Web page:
West Outpaces Rest

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In a report from Wall Street Journal’s Real Time Economics, we learned that the west regions registered the highest level of economic growth in 2012.  Increased demand from commodities from developing nations helped natural resource industries, so that is one reason why the western part of the U.S. did so well.  In addition, the improvement in home prices resulted in increased activity in construction.

Here is the regional ranking from the U.S. Bureau of Economic Analysis:

  1. Southwest (4.1 percent)
  2. Far West (3.3 percent)
  3. Plains (2.7 percent)
  4. Great Lakes (2.2 percent)
  5. Southeast (2.1 percent) Tie for 5th
  6. Rocky Mountain (2.1 percent) Tie for 5th
  7. Mideast (1.5 percent)
  8. New England (1.2 percent)

Note:  Alaska at 1.1 percent and Hawaii at 1.6 percent are well below the U.S. average of 2.5 percent.  These percentages were calculated by averaging the state growth rates within each region.  It is not weighted by population, though.

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Of these regions, the Far West was the best because three of the four states (California, Oregon, and Washington experienced at least 3.5% growth) with only Nevada lagging below average at 1.5%.  While the Southwest region is the highest at 4.1%, Texas skewed the average with a very high growth rate of 4.8%, but none of the other three states were above 2.6%.  As for Texas, their wealth of natural resources and aggressive pro-business stance has helped their growth, but the question is whether it will be sustainable if a global slowdown will cool the demand for commodities or excessive population growth places a strain on public services.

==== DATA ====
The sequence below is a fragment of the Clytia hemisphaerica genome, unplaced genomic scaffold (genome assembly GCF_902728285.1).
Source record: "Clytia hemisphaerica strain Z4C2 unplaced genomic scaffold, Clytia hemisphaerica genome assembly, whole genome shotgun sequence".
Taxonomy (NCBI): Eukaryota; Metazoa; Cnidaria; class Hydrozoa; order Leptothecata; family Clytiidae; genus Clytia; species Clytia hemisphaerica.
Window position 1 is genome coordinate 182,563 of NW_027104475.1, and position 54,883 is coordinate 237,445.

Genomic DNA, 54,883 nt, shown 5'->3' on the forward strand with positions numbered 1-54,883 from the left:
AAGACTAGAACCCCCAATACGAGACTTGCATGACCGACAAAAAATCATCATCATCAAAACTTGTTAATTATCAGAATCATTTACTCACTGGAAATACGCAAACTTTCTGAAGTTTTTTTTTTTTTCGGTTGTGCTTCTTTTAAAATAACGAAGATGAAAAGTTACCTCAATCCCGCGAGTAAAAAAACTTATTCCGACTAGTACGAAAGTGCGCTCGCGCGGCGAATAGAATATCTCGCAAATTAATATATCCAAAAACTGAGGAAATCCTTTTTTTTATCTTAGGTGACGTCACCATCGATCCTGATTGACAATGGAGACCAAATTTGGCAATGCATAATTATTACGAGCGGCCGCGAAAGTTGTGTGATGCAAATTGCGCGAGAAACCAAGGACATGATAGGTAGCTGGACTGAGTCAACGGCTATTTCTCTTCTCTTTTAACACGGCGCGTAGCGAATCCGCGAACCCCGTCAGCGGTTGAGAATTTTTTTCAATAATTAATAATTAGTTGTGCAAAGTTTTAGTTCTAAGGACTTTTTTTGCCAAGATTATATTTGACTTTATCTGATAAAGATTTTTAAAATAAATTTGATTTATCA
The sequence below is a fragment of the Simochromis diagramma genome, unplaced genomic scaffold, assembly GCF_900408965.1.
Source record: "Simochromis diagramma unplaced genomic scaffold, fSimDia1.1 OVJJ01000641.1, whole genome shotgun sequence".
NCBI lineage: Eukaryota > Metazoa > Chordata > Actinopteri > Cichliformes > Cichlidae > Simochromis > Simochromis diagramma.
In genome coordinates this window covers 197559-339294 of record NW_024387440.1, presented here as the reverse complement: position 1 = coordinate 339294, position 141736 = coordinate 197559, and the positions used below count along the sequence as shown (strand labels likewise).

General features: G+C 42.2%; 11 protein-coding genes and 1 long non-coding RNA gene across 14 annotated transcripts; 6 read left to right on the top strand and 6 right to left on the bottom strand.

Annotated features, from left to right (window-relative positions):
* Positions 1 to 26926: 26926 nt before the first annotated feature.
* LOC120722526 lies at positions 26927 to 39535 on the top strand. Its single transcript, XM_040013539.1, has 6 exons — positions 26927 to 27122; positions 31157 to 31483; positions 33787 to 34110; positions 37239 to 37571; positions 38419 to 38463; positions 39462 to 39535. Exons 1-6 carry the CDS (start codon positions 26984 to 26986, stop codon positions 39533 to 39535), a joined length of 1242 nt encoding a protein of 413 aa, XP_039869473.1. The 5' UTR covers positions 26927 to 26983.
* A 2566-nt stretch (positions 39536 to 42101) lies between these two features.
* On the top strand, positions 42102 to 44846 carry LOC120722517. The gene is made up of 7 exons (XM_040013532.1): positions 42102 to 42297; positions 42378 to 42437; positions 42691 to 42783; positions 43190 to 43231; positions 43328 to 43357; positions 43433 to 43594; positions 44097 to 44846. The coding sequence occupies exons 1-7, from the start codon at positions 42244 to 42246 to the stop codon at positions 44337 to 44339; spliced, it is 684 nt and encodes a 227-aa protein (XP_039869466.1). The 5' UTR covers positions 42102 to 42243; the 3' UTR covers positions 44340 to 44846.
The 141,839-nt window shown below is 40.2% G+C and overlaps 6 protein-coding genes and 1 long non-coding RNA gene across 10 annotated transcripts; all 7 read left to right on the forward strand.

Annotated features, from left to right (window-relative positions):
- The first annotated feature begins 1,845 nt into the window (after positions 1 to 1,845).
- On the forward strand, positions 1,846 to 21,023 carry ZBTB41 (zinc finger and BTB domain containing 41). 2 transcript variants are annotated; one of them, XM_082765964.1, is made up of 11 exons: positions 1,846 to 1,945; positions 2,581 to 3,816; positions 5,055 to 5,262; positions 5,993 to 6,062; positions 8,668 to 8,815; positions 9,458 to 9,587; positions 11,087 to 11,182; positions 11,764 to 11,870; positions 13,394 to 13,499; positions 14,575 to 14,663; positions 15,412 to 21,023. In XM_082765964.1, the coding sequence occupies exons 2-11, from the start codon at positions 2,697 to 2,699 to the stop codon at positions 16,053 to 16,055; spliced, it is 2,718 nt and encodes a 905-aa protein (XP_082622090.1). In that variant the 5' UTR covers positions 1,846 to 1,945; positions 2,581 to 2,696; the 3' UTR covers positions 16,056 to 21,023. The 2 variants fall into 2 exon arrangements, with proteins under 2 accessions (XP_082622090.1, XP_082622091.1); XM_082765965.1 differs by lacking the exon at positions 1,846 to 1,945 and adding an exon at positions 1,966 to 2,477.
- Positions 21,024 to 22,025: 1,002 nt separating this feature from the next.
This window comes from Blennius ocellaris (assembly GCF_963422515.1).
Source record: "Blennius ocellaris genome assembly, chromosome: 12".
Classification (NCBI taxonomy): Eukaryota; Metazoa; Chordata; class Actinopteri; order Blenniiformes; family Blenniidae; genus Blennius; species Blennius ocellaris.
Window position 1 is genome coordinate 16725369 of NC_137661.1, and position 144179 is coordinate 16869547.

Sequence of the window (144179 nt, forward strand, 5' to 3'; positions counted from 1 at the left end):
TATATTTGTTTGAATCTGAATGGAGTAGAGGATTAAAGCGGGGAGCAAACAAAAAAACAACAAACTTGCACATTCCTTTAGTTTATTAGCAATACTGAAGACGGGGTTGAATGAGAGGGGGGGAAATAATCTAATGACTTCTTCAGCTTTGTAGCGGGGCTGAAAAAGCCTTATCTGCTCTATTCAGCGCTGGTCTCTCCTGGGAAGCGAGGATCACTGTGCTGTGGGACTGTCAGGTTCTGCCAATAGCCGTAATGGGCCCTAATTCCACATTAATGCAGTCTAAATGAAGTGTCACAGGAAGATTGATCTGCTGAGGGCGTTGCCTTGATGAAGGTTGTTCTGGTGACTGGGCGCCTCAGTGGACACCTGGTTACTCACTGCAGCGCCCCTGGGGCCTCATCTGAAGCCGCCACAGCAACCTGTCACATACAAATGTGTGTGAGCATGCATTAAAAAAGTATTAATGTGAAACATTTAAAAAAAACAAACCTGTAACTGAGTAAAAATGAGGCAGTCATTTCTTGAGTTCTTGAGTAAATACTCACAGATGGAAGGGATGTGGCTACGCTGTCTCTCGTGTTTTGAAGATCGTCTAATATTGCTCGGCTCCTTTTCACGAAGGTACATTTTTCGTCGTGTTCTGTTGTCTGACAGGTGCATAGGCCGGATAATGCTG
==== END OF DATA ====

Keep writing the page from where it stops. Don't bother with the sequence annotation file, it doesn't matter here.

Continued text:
The Plains, Great Lakes, Southeast, and Rocky Mountain regions are all near average.  Of these regions, the Plains is the best performer and that’s also due to the wealth of natural resources that are present in North Dakota and Minnesota.  North Dakota performed at a ridiculously high rate of 13.4%., with Minnesota recording a respectable 3.5%.  Indiana of the Great Lakes stood out at 3.3% and this was mainly due to robust activity within their durable goods manufacturing industry.  Tennessee and West Virginia were standouts in the Southeast with both registering a healthy 3.3% growth rate.

The Northeast is struggling the most with both New England and the Mideast growing at well-below average.  Weather has probably taken a toll.  This is not only due to poor weather disrupting economic activity, but a population exodus of Baby Boomers, who are retiring and seeking warmer climates.  That results in an exodus of wealth that impacts consumer spending and investment opportunities.

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